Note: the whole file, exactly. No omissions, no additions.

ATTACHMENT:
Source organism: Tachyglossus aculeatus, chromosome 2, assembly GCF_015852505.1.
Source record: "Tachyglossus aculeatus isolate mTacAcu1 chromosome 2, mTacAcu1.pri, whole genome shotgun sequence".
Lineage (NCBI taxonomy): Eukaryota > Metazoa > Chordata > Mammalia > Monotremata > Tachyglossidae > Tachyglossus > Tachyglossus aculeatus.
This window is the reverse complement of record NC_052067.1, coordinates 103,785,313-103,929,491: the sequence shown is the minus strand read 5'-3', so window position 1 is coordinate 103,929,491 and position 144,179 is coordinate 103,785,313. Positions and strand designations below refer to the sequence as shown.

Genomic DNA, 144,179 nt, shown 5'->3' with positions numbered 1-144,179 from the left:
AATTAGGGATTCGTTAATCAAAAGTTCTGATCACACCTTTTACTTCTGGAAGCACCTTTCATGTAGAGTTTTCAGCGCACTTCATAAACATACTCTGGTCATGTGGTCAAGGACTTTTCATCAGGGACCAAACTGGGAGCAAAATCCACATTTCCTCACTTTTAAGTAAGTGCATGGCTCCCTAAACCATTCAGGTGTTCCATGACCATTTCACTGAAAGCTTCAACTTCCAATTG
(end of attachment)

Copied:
Source organism: Tachyglossus aculeatus, chromosome 2, assembly GCF_015852505.1.
Source record: "Tachyglossus aculeatus isolate mTacAcu1 chromosome 2, mTacAcu1.pri, whole genome shotgun sequence".
Lineage (NCBI taxonomy): Eukaryota > Metazoa > Chordata > Mammalia > Monotremata > Tachyglossidae > Tachyglossus > Tachyglossus aculeatus.
This window is the reverse complement of record NC_052067.1, coordinates 103,785,313-103,929,491: the sequence shown is the minus strand read 5'-3', so window position 1 is coordinate 103,929,491 and position 144,179 is coordinate 103,785,313. Positions and strand designations below refer to the sequence as shown.

Genomic DNA, 144,179 nt, shown 5'->3' with positions numbered 1-144,179 from the left:
AATTAGGGATTCGTTAATCAAAAGTTCTGATCACACCTTTTACTTCTGGAAGCACCTTTCATGTAGAGTTTTCAGCGCACTTCATAAACATACTCTGGTCATGTGGTCAAGGACTTTTCATCAGGGACCAAACTGGGAGCAAAATCCACATTTCCTCACTTTTAAGTAAGTGCATGGCTCCCTAAACCATTCAGGTGTTCCATGACCATTTCACTGAAAGCTTCAACTTCCAATTG